The controlled synthesis or fabrication of complex materials and devices from nanoparticles (NPs) is a major goal of modern nanoscience. However, controlled synthesis of “user-designed” architectures from colloidal NPs that extend over microscopic and mesoscopic length scales is challenging due to a lack of understanding of the growth mechanisms and parameters defining the final architecture. Argonne inventors have developed a method to manipulate nanoparticles using optical stimuli (e.g. lasers) to directly assemble and fuse nanoparticles into larger scale structures.
Opportunity & Solution
A need exists for a process for providing controlled irreversible assembly of stable NP structures with intricate shapes and arbitrary sizes. The Argonne process allows for fine-tuning of the forces which drive the assembly so as to enhance surface area and porosity of the resulting structures. Also, the process allows real time fabrication and manipulation of resulting assemblies, all using low power, and therefore less hazardous, energy sources.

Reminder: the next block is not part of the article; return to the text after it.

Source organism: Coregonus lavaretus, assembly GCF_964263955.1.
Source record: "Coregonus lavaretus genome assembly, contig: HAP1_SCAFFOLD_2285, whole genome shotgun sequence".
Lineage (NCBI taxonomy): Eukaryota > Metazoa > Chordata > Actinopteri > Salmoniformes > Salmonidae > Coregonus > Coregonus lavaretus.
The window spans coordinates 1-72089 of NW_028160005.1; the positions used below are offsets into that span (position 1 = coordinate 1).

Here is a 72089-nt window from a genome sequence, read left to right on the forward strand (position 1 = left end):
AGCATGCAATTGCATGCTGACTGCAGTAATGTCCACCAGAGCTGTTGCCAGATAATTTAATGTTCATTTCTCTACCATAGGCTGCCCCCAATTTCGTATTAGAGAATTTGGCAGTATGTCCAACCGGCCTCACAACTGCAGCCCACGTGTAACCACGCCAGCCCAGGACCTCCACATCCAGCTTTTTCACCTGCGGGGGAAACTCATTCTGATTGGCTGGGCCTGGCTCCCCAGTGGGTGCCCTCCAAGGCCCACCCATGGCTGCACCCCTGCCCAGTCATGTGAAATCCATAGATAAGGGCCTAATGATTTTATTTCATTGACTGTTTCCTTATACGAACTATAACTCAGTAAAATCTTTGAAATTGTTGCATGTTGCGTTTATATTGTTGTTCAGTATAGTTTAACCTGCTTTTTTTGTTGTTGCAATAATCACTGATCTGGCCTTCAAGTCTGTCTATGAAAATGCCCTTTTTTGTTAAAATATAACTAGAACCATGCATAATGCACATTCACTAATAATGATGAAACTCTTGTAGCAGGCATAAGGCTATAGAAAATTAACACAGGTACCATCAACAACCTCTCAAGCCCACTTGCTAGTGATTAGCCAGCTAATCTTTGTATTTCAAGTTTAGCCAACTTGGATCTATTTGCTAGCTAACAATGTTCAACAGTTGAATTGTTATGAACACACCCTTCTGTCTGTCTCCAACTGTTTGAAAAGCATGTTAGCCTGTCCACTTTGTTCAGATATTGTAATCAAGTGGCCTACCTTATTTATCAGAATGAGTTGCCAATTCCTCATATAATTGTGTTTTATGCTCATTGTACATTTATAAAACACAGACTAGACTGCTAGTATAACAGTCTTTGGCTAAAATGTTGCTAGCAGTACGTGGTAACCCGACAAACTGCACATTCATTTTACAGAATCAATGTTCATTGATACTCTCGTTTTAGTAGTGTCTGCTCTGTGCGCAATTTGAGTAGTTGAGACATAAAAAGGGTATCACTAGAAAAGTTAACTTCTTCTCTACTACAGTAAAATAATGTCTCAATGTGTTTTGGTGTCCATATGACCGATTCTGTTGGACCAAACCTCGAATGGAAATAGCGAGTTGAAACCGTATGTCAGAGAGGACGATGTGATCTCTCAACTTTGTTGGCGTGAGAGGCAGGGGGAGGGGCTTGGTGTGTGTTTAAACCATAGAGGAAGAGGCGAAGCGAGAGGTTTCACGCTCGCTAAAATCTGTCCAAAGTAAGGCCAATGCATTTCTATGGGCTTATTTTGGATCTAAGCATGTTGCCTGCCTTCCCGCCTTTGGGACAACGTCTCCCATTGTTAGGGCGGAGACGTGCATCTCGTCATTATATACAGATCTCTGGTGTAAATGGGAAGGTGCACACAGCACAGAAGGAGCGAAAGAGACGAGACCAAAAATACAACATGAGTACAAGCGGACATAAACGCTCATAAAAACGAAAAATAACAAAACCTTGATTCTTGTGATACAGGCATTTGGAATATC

The Argonne technology offers a flexible, scalabe, low-power method for manipulating and patterning nanoparticles into 2D and 3D structures.
Patterning micro- and nano-structures can broadly influence microelectronic device performance. The Argonne technology provides a versatile, alternative method for achieving these patterns.